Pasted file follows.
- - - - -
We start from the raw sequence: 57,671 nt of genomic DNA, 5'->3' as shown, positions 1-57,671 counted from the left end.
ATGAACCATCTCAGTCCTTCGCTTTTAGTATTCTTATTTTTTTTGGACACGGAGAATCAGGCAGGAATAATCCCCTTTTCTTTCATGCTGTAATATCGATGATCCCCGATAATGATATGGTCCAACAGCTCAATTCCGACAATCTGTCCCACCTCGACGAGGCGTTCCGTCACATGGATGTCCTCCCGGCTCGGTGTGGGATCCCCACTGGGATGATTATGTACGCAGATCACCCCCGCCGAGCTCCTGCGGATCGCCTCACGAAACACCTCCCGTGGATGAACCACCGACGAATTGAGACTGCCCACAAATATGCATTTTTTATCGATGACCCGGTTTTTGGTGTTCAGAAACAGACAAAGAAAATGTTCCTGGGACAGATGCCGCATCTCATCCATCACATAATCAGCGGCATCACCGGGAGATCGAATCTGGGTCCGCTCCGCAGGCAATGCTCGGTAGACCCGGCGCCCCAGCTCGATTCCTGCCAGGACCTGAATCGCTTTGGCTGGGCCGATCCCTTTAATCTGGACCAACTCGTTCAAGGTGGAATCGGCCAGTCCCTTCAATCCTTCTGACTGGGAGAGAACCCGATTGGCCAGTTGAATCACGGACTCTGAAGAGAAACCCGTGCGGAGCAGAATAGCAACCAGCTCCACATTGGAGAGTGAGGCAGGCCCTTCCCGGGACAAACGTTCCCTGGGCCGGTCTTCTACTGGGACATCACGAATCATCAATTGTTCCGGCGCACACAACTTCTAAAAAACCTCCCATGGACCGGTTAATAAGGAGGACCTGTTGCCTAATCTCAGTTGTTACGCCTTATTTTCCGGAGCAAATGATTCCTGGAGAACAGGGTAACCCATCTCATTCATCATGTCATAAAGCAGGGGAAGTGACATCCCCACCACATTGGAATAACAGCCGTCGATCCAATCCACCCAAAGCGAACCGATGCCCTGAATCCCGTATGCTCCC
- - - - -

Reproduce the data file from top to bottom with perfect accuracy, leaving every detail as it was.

We start from the raw sequence: 57,671 nt of genomic DNA, 5'->3' as shown, positions 1-57,671 counted from the left end.
ATGAACCATCTCAGTCCTTCGCTTTTAGTATTCTTATTTTTTTTGGACACGGAGAATCAGGCAGGAATAATCCCCTTTTCTTTCATGCTGTAATATCGATGATCCCCGATAATGATATGGTCCAACAGCTCAATTCCGACAATCTGTCCCACCTCGACGAGGCGTTCCGTCACATGGATGTCCTCCCGGCTCGGTGTGGGATCCCCACTGGGATGATTATGTACGCAGATCACCCCCGCCGAGCTCCTGCGGATCGCCTCACGAAACACCTCCCGTGGATGAACCACCGACGAATTGAGACTGCCCACAAATATGCATTTTTTATCGATGACCCGGTTTTTGGTGTTCAGAAACAGACAAAGAAAATGTTCCTGGGACAGATGCCGCATCTCATCCATCACATAATCAGCGGCATCACCGGGAGATCGAATCTGGGTCCGCTCCGCAGGCAATGCTCGGTAGACCCGGCGCCCCAGCTCGATTCCTGCCAGGACCTGAATCGCTTTGGCTGGGCCGATCCCTTTAATCTGGACCAACTCGTTCAAGGTGGAATCGGCCAGTCCCTTCAATCCTTCTGACTGGGAGAGAACCCGATTGGCCAGTTGAATCACGGACTCTGAAGAGAAACCCGTGCGGAGCAGAATAGCAACCAGCTCCACATTGGAGAGTGAGGCAGGCCCTTCCCGGGACAAACGTTCCCTGGGCCGGTCTTCTACTGGGACATCACGAATCATCAATTGTTCCGGCGCACACAACTTCTAAAAAACCTCCCATGGACCGGTTAATAAGGAGGACCTGTTGCCTAATCTCAGTTGTTACGCCTTATTTTCCGGAGCAAATGATTCCTGGAGAACAGGGTAACCCATCTCATTCATCATGTCATAAAGCAGGGGAAGTGACATCCCCACCACATTGGAATAACAGCCGTCGATCCAATCCACCCAAAGCGAACCGATGCCCTGAATCCCGTATGCTCCC